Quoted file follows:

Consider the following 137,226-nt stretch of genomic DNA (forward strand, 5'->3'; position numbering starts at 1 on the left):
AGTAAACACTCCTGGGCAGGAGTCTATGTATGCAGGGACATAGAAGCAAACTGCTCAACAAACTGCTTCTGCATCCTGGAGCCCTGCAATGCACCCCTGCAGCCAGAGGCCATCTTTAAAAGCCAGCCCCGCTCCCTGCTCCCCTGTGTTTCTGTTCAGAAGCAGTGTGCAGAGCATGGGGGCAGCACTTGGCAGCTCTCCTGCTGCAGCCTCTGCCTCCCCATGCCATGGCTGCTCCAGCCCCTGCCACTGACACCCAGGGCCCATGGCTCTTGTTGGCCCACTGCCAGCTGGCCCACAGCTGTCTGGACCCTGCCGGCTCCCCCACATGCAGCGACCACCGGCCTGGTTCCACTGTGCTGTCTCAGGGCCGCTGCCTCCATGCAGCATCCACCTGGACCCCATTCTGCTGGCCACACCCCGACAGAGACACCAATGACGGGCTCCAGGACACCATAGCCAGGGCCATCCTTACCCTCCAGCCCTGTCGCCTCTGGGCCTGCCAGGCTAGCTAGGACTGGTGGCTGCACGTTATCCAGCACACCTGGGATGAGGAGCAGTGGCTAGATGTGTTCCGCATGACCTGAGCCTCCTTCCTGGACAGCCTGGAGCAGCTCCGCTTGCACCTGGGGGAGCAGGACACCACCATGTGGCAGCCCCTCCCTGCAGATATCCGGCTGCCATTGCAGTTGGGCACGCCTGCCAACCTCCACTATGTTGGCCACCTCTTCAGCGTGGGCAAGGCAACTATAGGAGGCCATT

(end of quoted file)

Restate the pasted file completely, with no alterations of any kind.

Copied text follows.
Consider the following 137,226-nt stretch of genomic DNA (forward strand, 5'->3'; position numbering starts at 1 on the left):
AGTAAACACTCCTGGGCAGGAGTCTATGTATGCAGGGACATAGAAGCAAACTGCTCAACAAACTGCTTCTGCATCCTGGAGCCCTGCAATGCACCCCTGCAGCCAGAGGCCATCTTTAAAAGCCAGCCCCGCTCCCTGCTCCCCTGTGTTTCTGTTCAGAAGCAGTGTGCAGAGCATGGGGGCAGCACTTGGCAGCTCTCCTGCTGCAGCCTCTGCCTCCCCATGCCATGGCTGCTCCAGCCCCTGCCACTGACACCCAGGGCCCATGGCTCTTGTTGGCCCACTGCCAGCTGGCCCACAGCTGTCTGGACCCTGCCGGCTCCCCCACATGCAGCGACCACCGGCCTGGTTCCACTGTGCTGTCTCAGGGCCGCTGCCTCCATGCAGCATCCACCTGGACCCCATTCTGCTGGCCACACCCCGACAGAGACACCAATGACGGGCTCCAGGACACCATAGCCAGGGCCATCCTTACCCTCCAGCCCTGTCGCCTCTGGGCCTGCCAGGCTAGCTAGGACTGGTGGCTGCACGTTATCCAGCACACCTGGGATGAGGAGCAGTGGCTAGATGTGTTCCGCATGACCTGAGCCTCCTTCCTGGACAGCCTGGAGCAGCTCCGCTTGCACCTGGGGGAGCAGGACACCACCATGTGGCAGCCCCTCCCTGCAGATATCCGGCTGCCATTGCAGTTGGGCACGCCTGCCAACCTCCACTATGTTGGCCACCTCTTCAGCGTGGGCAAGGCAACTATAGGAGGCCATT